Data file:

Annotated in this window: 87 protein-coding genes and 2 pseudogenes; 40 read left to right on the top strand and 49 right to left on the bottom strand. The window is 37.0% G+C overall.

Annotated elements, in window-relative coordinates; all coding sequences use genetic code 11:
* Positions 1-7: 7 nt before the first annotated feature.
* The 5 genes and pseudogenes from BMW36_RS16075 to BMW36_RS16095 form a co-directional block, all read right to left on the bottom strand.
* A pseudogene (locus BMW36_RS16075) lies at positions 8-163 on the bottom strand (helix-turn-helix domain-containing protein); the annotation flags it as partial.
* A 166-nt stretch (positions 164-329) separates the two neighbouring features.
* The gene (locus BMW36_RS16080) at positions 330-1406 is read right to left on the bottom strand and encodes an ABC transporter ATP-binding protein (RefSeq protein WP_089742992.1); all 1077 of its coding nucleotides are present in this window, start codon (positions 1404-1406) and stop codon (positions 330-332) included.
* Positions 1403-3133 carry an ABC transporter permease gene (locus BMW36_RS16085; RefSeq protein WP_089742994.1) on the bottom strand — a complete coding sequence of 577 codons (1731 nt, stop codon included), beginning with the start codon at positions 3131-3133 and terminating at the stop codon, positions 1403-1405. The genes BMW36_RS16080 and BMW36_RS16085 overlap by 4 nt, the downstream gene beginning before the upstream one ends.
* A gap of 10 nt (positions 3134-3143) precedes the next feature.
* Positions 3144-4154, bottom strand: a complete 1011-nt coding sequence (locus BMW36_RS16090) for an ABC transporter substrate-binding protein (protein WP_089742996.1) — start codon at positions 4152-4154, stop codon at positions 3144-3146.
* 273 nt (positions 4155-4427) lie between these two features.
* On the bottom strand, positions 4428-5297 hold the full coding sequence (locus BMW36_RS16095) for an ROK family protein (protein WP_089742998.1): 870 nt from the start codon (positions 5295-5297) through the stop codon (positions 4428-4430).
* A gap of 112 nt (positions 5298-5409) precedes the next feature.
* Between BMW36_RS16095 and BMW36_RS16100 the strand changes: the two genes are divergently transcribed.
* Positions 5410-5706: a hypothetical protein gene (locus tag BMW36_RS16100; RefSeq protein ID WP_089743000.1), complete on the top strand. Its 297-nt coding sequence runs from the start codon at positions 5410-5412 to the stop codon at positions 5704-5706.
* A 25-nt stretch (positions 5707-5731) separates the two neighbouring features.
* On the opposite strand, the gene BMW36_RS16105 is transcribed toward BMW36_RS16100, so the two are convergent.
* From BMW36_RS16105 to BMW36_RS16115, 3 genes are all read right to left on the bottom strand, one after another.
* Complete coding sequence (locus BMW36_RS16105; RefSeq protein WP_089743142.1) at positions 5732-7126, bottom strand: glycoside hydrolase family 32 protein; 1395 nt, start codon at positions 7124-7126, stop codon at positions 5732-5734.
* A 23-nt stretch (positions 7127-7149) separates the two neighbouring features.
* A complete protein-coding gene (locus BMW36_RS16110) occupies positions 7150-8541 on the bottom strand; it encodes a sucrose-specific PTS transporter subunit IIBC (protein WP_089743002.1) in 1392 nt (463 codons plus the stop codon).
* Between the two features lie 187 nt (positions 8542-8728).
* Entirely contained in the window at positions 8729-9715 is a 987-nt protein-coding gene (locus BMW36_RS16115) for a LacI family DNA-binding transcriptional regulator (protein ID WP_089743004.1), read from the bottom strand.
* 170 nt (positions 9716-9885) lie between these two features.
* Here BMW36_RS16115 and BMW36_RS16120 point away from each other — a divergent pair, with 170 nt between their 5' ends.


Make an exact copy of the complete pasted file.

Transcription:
Annotated in this window: 87 protein-coding genes and 2 pseudogenes; 40 read left to right on the top strand and 49 right to left on the bottom strand. The window is 37.0% G+C overall.

Annotated elements, in window-relative coordinates; all coding sequences use genetic code 11:
* Positions 1-7: 7 nt before the first annotated feature.
* The 5 genes and pseudogenes from BMW36_RS16075 to BMW36_RS16095 form a co-directional block, all read right to left on the bottom strand.
* A pseudogene (locus BMW36_RS16075) lies at positions 8-163 on the bottom strand (helix-turn-helix domain-containing protein); the annotation flags it as partial.
* A 166-nt stretch (positions 164-329) separates the two neighbouring features.
* The gene (locus BMW36_RS16080) at positions 330-1406 is read right to left on the bottom strand and encodes an ABC transporter ATP-binding protein (RefSeq protein WP_089742992.1); all 1077 of its coding nucleotides are present in this window, start codon (positions 1404-1406) and stop codon (positions 330-332) included.
* Positions 1403-3133 carry an ABC transporter permease gene (locus BMW36_RS16085; RefSeq protein WP_089742994.1) on the bottom strand — a complete coding sequence of 577 codons (1731 nt, stop codon included), beginning with the start codon at positions 3131-3133 and terminating at the stop codon, positions 1403-1405. The genes BMW36_RS16080 and BMW36_RS16085 overlap by 4 nt, the downstream gene beginning before the upstream one ends.
* A gap of 10 nt (positions 3134-3143) precedes the next feature.
* Positions 3144-4154, bottom strand: a complete 1011-nt coding sequence (locus BMW36_RS16090) for an ABC transporter substrate-binding protein (protein WP_089742996.1) — start codon at positions 4152-4154, stop codon at positions 3144-3146.
* 273 nt (positions 4155-4427) lie between these two features.
* On the bottom strand, positions 4428-5297 hold the full coding sequence (locus BMW36_RS16095) for an ROK family protein (protein WP_089742998.1): 870 nt from the start codon (positions 5295-5297) through the stop codon (positions 4428-4430).
* A gap of 112 nt (positions 5298-5409) precedes the next feature.
* Between BMW36_RS16095 and BMW36_RS16100 the strand changes: the two genes are divergently transcribed.
* Positions 5410-5706: a hypothetical protein gene (locus tag BMW36_RS16100; RefSeq protein ID WP_089743000.1), complete on the top strand. Its 297-nt coding sequence runs from the start codon at positions 5410-5412 to the stop codon at positions 5704-5706.
* A 25-nt stretch (positions 5707-5731) separates the two neighbouring features.
* On the opposite strand, the gene BMW36_RS16105 is transcribed toward BMW36_RS16100, so the two are convergent.
* From BMW36_RS16105 to BMW36_RS16115, 3 genes are all read right to left on the bottom strand, one after another.
* Complete coding sequence (locus BMW36_RS16105; RefSeq protein WP_089743142.1) at positions 5732-7126, bottom strand: glycoside hydrolase family 32 protein; 1395 nt, start codon at positions 7124-7126, stop codon at positions 5732-5734.
* A 23-nt stretch (positions 7127-7149) separates the two neighbouring features.
* A complete protein-coding gene (locus BMW36_RS16110) occupies positions 7150-8541 on the bottom strand; it encodes a sucrose-specific PTS transporter subunit IIBC (protein WP_089743002.1) in 1392 nt (463 codons plus the stop codon).
* Between the two features lie 187 nt (positions 8542-8728).
* Entirely contained in the window at positions 8729-9715 is a 987-nt protein-coding gene (locus BMW36_RS16115) for a LacI family DNA-binding transcriptional regulator (protein ID WP_089743004.1), read from the bottom strand.
* 170 nt (positions 9716-9885) lie between these two features.
* Here BMW36_RS16115 and BMW36_RS16120 point away from each other — a divergent pair, with 170 nt between their 5' ends.